The value of safety planning

Joanne Parkes
Thursday, January 4, 2024

Dr Carlene Firmin has highlighted the complex challenges practitioners face when supporting children and young people affected by extra-familial harm through her development of contextual safeguarding since 2016.

A multi-agency safety plan is a key part of the response to children at risk of abuse and exploitation. Picture: Fizkes/AdobeStock
A multi-agency safety plan is a key part of the response to children at risk of abuse and exploitation. Picture: Fizkes/AdobeStock

Typical child protection systems often do not work when supporting children and young people at risk of exploitation by others, whether peers or adults.

Dr Firmin’s contextual safeguarding framework has become embedded and utilised within statutory guidance nationally, although there is still much to learn and to implement as local authorities pivot to this new way of working. The approach supports practitioners in directly working with children, young people, their families, and wider communities. A main tenet of this work is safety planning.

Lack of practical support

Sean Monaghan, founder of Safer Now, a safeguarding consultancy organisation that draws strongly on Dr Firmin’s research, echoes concerns that there is not enough practical support offered to children, young people and their families and wider communities whilst experiencing exploitation. Monaghan says: “All too often, when working with families, we hear professionals using phrases such as ‘Why didn't you just run?’ and, ‘You could have called the police - why didn't you?’ This can feel like blame on the young person and is not conducive to promoting their safety through practical planning."

Firmin and her team’s analysis of 49 serious case reviews that were carried out between 2010 and 2020, found that “social work responses to extra-familial contexts appeared crime-focused, emergent and, in their infancy”. Case reviews identified contexts where young people were at risk of extra-familial harm, but interventions were “largely absent”, she says, cautioning that a further study envisaged in 2028 - a decade after the change in statutory guidance - may see different results due to a developed understanding and implementation of safety planning, alongside other things.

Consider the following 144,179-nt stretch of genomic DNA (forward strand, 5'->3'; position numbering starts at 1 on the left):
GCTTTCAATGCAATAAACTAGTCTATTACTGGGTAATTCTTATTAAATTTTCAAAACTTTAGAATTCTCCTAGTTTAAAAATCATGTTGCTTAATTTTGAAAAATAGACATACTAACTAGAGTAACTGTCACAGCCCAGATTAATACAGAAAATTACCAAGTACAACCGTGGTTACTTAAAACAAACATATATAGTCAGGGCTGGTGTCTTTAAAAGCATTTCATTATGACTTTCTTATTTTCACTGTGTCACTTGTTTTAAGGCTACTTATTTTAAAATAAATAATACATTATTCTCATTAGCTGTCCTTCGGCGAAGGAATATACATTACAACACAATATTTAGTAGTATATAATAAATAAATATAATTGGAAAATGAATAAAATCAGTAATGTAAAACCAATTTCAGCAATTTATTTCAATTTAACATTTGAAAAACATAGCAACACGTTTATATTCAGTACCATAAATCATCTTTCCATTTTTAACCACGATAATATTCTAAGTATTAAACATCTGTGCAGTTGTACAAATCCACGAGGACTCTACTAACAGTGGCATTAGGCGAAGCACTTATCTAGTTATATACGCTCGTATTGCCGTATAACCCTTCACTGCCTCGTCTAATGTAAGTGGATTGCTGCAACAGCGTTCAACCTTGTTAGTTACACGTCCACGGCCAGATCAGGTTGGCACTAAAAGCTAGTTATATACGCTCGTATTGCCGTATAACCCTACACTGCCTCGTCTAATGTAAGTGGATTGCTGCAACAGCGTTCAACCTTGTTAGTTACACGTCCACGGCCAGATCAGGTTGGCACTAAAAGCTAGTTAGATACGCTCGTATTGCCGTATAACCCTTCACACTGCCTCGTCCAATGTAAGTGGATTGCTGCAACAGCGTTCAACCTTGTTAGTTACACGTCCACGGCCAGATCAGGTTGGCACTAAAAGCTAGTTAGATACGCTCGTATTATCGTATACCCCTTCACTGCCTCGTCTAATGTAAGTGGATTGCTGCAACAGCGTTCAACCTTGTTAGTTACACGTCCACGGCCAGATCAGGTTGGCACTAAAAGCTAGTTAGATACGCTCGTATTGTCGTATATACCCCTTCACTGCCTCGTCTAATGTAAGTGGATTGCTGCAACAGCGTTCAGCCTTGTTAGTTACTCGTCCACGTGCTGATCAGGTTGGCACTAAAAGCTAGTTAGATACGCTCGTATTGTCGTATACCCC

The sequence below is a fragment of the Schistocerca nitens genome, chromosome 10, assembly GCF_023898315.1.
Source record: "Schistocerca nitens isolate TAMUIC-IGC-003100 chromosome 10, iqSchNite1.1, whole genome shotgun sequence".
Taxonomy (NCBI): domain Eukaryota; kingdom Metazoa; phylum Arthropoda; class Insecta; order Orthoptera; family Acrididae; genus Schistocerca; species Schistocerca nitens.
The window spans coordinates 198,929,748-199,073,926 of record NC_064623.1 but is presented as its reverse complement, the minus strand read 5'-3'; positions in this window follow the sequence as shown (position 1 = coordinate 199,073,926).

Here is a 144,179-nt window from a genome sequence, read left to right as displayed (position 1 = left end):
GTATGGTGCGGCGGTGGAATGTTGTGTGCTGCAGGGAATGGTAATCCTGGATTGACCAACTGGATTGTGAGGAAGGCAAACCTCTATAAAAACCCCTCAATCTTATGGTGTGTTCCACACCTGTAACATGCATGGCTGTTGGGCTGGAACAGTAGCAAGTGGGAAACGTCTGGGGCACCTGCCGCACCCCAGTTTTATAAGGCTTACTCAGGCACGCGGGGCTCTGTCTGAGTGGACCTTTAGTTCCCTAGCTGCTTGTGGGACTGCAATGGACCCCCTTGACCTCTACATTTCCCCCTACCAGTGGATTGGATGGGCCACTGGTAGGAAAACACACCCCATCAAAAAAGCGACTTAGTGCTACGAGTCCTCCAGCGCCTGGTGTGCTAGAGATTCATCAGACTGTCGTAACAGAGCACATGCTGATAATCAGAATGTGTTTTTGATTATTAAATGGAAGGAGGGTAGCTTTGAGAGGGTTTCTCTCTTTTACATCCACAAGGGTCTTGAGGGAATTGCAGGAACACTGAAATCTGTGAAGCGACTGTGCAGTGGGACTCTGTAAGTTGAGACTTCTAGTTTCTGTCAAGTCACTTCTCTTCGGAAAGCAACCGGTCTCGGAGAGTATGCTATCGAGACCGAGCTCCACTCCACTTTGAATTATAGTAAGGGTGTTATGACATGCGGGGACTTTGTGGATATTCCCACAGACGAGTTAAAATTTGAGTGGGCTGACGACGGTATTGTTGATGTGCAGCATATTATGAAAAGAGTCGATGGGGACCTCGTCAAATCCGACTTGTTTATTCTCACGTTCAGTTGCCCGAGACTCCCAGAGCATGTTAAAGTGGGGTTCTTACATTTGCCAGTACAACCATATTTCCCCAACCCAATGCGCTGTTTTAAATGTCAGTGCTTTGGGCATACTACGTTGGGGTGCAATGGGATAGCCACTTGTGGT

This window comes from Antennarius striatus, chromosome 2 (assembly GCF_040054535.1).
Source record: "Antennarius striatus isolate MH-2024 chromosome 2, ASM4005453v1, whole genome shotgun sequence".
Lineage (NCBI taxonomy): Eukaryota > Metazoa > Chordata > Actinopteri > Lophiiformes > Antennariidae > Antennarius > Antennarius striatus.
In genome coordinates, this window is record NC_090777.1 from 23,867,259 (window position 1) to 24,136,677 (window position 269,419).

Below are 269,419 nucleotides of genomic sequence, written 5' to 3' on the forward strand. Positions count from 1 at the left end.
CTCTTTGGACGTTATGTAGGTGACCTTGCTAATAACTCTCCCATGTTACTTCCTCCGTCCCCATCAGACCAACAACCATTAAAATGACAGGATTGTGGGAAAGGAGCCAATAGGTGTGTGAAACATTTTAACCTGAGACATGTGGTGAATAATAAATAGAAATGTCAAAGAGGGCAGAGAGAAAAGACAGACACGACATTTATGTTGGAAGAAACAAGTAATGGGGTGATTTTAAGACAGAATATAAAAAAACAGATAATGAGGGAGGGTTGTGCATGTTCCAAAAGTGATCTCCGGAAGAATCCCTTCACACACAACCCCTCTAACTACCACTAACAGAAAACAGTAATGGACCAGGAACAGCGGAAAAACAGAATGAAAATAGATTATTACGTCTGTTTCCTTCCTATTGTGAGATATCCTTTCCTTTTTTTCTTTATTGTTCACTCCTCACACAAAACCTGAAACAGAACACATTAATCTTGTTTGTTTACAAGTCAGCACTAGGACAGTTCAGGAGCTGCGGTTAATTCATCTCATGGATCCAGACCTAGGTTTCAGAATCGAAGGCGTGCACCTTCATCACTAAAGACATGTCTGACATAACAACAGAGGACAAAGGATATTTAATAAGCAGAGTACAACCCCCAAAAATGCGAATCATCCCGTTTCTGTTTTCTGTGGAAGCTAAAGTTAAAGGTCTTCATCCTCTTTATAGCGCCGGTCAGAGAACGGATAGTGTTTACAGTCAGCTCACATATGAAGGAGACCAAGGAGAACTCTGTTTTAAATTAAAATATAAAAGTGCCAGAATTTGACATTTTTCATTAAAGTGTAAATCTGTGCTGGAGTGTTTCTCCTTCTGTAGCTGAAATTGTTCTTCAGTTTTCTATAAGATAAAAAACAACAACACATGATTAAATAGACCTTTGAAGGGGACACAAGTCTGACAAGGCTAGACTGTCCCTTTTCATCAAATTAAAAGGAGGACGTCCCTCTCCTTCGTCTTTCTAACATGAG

The Safer Now approach

Safer Now delivers and supports practitioners across a breadth of agencies and organisations in understanding, building, and creating practical safety plans for children, young people and their families who might be at risk of violence, exploitation, and other extra-familial harm. This is done through practical workshops, bespoke supervision, and reflective case discussions with members of the community concerned.

A case Monaghan consulted on involved a 17-year-old on a child protection plan who was being exploited to sell drugs from a “cuckooed property”, whose organisation was tasked with upskilling professionals in safety planning. A raft of professionals including a social worker and a specialist police officer were involved in the teenager’s case “whilst the young person was being exploited”, says Monaghan, adding that the young person was too fearful to disclose the location of the property.

“For many exploited young people, they feel their situation could always be worse, and at times, has the potential to be made worse through professional actions, as those actions can bring additional contextual risk,” he says. Despite the serious challenges of the case, there was a breakthrough. “This young person wanted support in considering how to find moments, or increments, of safety while in this property,” he says, adding that through much discussion over several weeks, "a plan was formulated”.

How to safety plan

Practical safety planning is completed by asking descriptive and reflective questions to help the young person assess the options available should an incident arise while present in that property.

“Admitting to ourselves as practitioners that we at times must sit with the risk, as clearly the young person has no other choice, enables us to think about what tangible steps we can take to support them, beyond the norm," says Monaghan. "A well considered safety plan is certainly one of those steps. The practitioner is more of a facilitator than a deviser and implementer of that plan. It is also important to embed trauma-informed approaches within this plan, so that we do not leave space for blame and shame.”

Monaghan adds: “Safety planning in its usual form is often conducted by a group of professionals and provided to the young person and family, often feeling like a set of rules to abide by, which can of course feel punitive to a family doing everything they can to safeguard themselves. This is not the way it should be done for a person centred, contextually informed approach.”

Safer Now offers practitioner training on safety planning via a one-day workshop and a first-of-its-kind practitioners handbook, which can be found here.


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